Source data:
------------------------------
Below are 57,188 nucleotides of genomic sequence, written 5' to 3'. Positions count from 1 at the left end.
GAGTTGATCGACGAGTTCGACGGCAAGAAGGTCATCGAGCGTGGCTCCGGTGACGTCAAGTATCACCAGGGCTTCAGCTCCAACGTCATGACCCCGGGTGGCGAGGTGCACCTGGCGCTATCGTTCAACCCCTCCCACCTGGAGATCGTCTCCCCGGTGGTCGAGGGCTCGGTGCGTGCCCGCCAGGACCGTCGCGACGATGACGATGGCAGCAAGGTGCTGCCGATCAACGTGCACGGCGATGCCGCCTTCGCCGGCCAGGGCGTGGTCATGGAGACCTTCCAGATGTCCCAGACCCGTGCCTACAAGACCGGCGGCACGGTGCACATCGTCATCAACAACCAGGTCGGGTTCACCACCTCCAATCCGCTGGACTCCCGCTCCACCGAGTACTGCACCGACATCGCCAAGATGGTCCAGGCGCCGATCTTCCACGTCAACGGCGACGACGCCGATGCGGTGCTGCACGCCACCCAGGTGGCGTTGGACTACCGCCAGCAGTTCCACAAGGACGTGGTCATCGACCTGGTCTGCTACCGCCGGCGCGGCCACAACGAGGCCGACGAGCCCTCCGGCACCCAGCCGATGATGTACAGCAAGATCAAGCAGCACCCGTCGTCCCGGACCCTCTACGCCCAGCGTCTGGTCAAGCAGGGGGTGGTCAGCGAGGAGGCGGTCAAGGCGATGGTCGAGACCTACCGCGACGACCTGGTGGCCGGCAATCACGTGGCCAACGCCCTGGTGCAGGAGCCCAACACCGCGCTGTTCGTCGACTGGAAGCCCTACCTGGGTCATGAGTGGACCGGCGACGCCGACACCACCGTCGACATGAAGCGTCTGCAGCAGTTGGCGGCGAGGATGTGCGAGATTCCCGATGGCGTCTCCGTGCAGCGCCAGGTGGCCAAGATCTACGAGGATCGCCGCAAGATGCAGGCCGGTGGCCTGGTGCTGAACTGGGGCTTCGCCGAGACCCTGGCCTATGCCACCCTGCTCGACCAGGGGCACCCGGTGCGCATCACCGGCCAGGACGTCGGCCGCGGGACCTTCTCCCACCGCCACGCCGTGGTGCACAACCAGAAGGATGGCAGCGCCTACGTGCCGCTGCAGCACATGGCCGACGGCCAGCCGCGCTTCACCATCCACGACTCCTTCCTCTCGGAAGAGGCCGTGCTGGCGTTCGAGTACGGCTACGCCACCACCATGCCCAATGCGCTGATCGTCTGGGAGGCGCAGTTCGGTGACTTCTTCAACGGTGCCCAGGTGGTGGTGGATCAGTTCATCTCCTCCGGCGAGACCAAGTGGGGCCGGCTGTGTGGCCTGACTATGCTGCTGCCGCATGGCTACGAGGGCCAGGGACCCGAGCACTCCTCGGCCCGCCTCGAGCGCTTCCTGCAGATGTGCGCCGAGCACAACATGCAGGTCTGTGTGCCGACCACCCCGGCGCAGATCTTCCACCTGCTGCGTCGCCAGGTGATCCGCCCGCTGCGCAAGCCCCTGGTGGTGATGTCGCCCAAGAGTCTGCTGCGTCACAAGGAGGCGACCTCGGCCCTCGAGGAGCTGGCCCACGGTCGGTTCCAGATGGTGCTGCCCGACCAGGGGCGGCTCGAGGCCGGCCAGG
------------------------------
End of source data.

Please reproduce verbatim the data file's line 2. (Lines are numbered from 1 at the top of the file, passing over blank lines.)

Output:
GAGTTGATCGACGAGTTCGACGGCAAGAAGGTCATCGAGCGTGGCTCCGGTGACGTCAAGTATCACCAGGGCTTCAGCTCCAACGTCATGACCCCGGGTGGCGAGGTGCACCTGGCGCTATCGTTCAACCCCTCCCACCTGGAGATCGTCTCCCCGGTGGTCGAGGGCTCGGTGCGTGCCCGCCAGGACCGTCGCGACGATGACGATGGCAGCAAGGTGCTGCCGATCAACGTGCACGGCGATGCCGCCTTCGCCGGCCAGGGCGTGGTCATGGAGACCTTCCAGATGTCCCAGACCCGTGCCTACAAGACCGGCGGCACGGTGCACATCGTCATCAACAACCAGGTCGGGTTCACCACCTCCAATCCGCTGGACTCCCGCTCCACCGAGTACTGCACCGACATCGCCAAGATGGTCCAGGCGCCGATCTTCCACGTCAACGGCGACGACGCCGATGCGGTGCTGCACGCCACCCAGGTGGCGTTGGACTACCGCCAGCAGTTCCACAAGGACGTGGTCATCGACCTGGTCTGCTACCGCCGGCGCGGCCACAACGAGGCCGACGAGCCCTCCGGCACCCAGCCGATGATGTACAGCAAGATCAAGCAGCACCCGTCGTCCCGGACCCTCTACGCCCAGCGTCTGGTCAAGCAGGGGGTGGTCAGCGAGGAGGCGGTCAAGGCGATGGTCGAGACCTACCGCGACGACCTGGTGGCCGGCAATCACGTGGCCAACGCCCTGGTGCAGGAGCCCAACACCGCGCTGTTCGTCGACTGGAAGCCCTACCTGGGTCATGAGTGGACCGGCGACGCCGACACCACCGTCGACATGAAGCGTCTGCAGCAGTTGGCGGCGAGGATGTGCGAGATTCCCGATGGCGTCTCCGTGCAGCGCCAGGTGGCCAAGATCTACGAGGATCGCCGCAAGATGCAGGCCGGTGGCCTGGTGCTGAACTGGGGCTTCGCCGAGACCCTGGCCTATGCCACCCTGCTCGACCAGGGGCACCCGGTGCGCATCACCGGCCAGGACGTCGGCCGCGGGACCTTCTCCCACCGCCACGCCGTGGTGCACAACCAGAAGGATGGCAGCGCCTACGTGCCGCTGCAGCACATGGCCGACGGCCAGCCGCGCTTCACCATCCACGACTCCTTCCTCTCGGAAGAGGCCGTGCTGGCGTTCGAGTACGGCTACGCCACCACCATGCCCAATGCGCTGATCGTCTGGGAGGCGCAGTTCGGTGACTTCTTCAACGGTGCCCAGGTGGTGGTGGATCAGTTCATCTCCTCCGGCGAGACCAAGTGGGGCCGGCTGTGTGGCCTGACTATGCTGCTGCCGCATGGCTACGAGGGCCAGGGACCCGAGCACTCCTCGGCCCGCCTCGAGCGCTTCCTGCAGATGTGCGCCGAGCACAACATGCAGGTCTGTGTGCCGACCACCCCGGCGCAGATCTTCCACCTGCTGCGTCGCCAGGTGATCCGCCCGCTGCGCAAGCCCCTGGTGGTGATGTCGCCCAAGAGTCTGCTGCGTCACAAGGAGGCGACCTCGGCCCTCGAGGAGCTGGCCCACGGTCGGTTCCAGATGGTGCTGCCCGACCAGGGGCGGCTCGAGGCCGGCCAGG